Social Security – The ineffectiveness and the pernicious effects of health cost containment policies in France
Paris, 9 March 2007 – While the issue of the future of the health system is conspicuous by its absence during the presidential campaign and that a showdown is pitting unions of general practitioners against public health insurance over tariffs, time has come to rethink seriously health cost containment policies in France, according to a new study released by the Institut économique Molinari.
“We must yield to evidence. Whereas letting public health spending go is not tenable, the various rationalization plans of Social Security in the 1980’s and 1990’s, as well as the more recent cost containment measures, have just failed,” declares Valentin Petkantchin, author of the study.
Indeed, after 1988, the general health insurance scheme has regularly been in the red, with deficits attaining sometimes close to 12 billion euros, as in 2004.
The picture is particularly bleaker since 1996 even if reforms have imposed the cost containment of public health expenditures, including the national target for health insurance spending (ONDAM). Deficits accumulated from 1997 to 2006 thus attain more than 49 billion euros (abiding by inflation), that is to say, an amount twice higher compared to deficits of the previous decade.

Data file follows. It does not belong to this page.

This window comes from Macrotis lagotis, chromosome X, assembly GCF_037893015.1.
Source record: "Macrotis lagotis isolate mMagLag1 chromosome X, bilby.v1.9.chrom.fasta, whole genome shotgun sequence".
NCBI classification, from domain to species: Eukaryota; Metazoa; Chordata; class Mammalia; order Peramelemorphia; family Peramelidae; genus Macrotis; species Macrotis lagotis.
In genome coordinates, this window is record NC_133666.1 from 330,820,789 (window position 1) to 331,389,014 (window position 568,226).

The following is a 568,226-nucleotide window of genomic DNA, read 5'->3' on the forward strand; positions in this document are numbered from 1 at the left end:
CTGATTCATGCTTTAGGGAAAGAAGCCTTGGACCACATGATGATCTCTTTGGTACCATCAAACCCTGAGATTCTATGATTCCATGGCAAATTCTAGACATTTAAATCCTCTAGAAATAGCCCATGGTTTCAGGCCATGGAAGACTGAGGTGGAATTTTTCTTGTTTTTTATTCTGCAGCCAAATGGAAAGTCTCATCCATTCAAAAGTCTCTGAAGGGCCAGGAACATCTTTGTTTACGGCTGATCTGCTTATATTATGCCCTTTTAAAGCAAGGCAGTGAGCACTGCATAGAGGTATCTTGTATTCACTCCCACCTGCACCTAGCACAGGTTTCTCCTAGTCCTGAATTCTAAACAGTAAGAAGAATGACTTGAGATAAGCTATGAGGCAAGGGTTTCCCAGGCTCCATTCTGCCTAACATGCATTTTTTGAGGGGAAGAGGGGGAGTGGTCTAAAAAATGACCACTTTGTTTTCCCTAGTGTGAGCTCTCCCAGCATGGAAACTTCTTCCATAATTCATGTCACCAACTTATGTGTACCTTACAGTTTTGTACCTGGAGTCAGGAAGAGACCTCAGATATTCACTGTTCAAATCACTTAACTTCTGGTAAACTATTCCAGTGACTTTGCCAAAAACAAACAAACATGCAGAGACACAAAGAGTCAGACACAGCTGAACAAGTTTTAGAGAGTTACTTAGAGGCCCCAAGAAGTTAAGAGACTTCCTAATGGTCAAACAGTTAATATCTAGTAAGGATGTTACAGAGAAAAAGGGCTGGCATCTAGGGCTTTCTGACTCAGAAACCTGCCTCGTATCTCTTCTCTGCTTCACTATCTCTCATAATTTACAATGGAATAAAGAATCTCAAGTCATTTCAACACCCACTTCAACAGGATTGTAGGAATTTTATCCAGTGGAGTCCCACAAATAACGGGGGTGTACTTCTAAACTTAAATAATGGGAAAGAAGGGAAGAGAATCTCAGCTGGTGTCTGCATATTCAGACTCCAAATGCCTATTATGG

A bureaucratic drift
“Much more serious, however, is the ever-growing number of regulations which lead to a creeping bureaucratization of the overall health system,” according to Mr. Petkantchin.
On the one hand, with regard to patients. For example, even if it is not yet an obligation, the new “coordinated care pathway” scheme encroaches upon the insured persons’ freedom to select and seek medical care from the physician/specialist of their choice.
On the other hand, with regard to healthcare providers. Leaving aside the regulation of their tariffs over which public authorities exert control since long, the manifold reforms seek more and more to control the practice of health professionals. The freedom of exercise of private office-based physicians as well as the conditions of practice in hospitals, are here again more and more regulated.
“If public authorities uphold this trend towards cost containment, French patients will have to prepare themselves to face the rationing of healthcare and waiting lists in the future, much like those that characterize, for example, the British and the Canadian health systems” concludes the author.
Entitled, The ineffectiveness of health cost containment policies in France, the study is available at : https://www.institutmolinari.org/spip.php?article485
Information and interview requests:
Valentin Petkantchin, PhD
Director of Research
Institut économique Molinari
Rue du Luxembourg 23, Boîte 1
1000 Bruxelles, Belgique
Tél: +33 4 42 53 46 19 GSM: +33 6 50 82 40 93